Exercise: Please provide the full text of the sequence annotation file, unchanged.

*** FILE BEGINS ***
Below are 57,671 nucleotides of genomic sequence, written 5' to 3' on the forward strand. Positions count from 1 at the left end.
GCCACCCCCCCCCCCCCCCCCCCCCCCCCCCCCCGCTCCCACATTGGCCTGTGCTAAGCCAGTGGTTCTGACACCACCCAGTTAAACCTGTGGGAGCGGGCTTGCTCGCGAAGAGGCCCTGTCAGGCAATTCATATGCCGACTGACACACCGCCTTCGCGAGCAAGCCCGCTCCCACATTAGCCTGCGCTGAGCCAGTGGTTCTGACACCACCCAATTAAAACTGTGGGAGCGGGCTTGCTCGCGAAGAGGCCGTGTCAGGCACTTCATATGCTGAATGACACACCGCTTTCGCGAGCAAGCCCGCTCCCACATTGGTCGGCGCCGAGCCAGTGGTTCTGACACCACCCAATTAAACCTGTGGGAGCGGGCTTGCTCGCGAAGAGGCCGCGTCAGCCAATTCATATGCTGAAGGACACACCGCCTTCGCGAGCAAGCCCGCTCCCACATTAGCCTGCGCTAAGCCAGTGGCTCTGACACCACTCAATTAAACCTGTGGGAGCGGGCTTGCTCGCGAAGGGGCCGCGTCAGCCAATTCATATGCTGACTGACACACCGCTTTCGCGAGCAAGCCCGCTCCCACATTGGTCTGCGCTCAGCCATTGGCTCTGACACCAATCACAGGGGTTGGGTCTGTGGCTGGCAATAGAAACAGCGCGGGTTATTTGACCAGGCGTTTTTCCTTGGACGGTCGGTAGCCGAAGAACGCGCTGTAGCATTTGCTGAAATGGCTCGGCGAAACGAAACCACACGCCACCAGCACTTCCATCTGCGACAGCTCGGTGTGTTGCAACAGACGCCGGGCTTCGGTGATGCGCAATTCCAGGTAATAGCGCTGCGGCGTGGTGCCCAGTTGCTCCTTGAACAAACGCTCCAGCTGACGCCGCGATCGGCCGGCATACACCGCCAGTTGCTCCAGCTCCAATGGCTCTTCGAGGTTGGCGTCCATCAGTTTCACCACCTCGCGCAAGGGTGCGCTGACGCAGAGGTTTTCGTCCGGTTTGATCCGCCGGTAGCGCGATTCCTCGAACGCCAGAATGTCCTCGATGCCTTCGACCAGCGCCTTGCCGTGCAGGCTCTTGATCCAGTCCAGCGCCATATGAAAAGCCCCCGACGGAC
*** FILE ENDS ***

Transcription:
Below are 57,671 nucleotides of genomic sequence, written 5' to 3' on the forward strand. Positions count from 1 at the left end.
GCCACCCCCCCCCCCCCCCCCCCCCCCCCCCCCCGCTCCCACATTGGCCTGTGCTAAGCCAGTGGTTCTGACACCACCCAGTTAAACCTGTGGGAGCGGGCTTGCTCGCGAAGAGGCCCTGTCAGGCAATTCATATGCCGACTGACACACCGCCTTCGCGAGCAAGCCCGCTCCCACATTAGCCTGCGCTGAGCCAGTGGTTCTGACACCACCCAATTAAAACTGTGGGAGCGGGCTTGCTCGCGAAGAGGCCGTGTCAGGCACTTCATATGCTGAATGACACACCGCTTTCGCGAGCAAGCCCGCTCCCACATTGGTCGGCGCCGAGCCAGTGGTTCTGACACCACCCAATTAAACCTGTGGGAGCGGGCTTGCTCGCGAAGAGGCCGCGTCAGCCAATTCATATGCTGAAGGACACACCGCCTTCGCGAGCAAGCCCGCTCCCACATTAGCCTGCGCTAAGCCAGTGGCTCTGACACCACTCAATTAAACCTGTGGGAGCGGGCTTGCTCGCGAAGGGGCCGCGTCAGCCAATTCATATGCTGACTGACACACCGCTTTCGCGAGCAAGCCCGCTCCCACATTGGTCTGCGCTCAGCCATTGGCTCTGACACCAATCACAGGGGTTGGGTCTGTGGCTGGCAATAGAAACAGCGCGGGTTATTTGACCAGGCGTTTTTCCTTGGACGGTCGGTAGCCGAAGAACGCGCTGTAGCATTTGCTGAAATGGCTCGGCGAAACGAAACCACACGCCACCAGCACTTCCATCTGCGACAGCTCGGTGTGTTGCAACAGACGCCGGGCTTCGGTGATGCGCAATTCCAGGTAATAGCGCTGCGGCGTGGTGCCCAGTTGCTCCTTGAACAAACGCTCCAGCTGACGCCGCGATCGGCCGGCATACACCGCCAGTTGCTCCAGCTCCAATGGCTCTTCGAGGTTGGCGTCCATCAGTTTCACCACCTCGCGCAAGGGTGCGCTGACGCAGAGGTTTTCGTCCGGTTTGATCCGCCGGTAGCGCGATTCCTCGAACGCCAGAATGTCCTCGATGCCTTCGACCAGCGCCTTGCCGTGCAGGCTCTTGATCCAGTCCAGCGCCATATGAAAAGCCCCCGACGGAC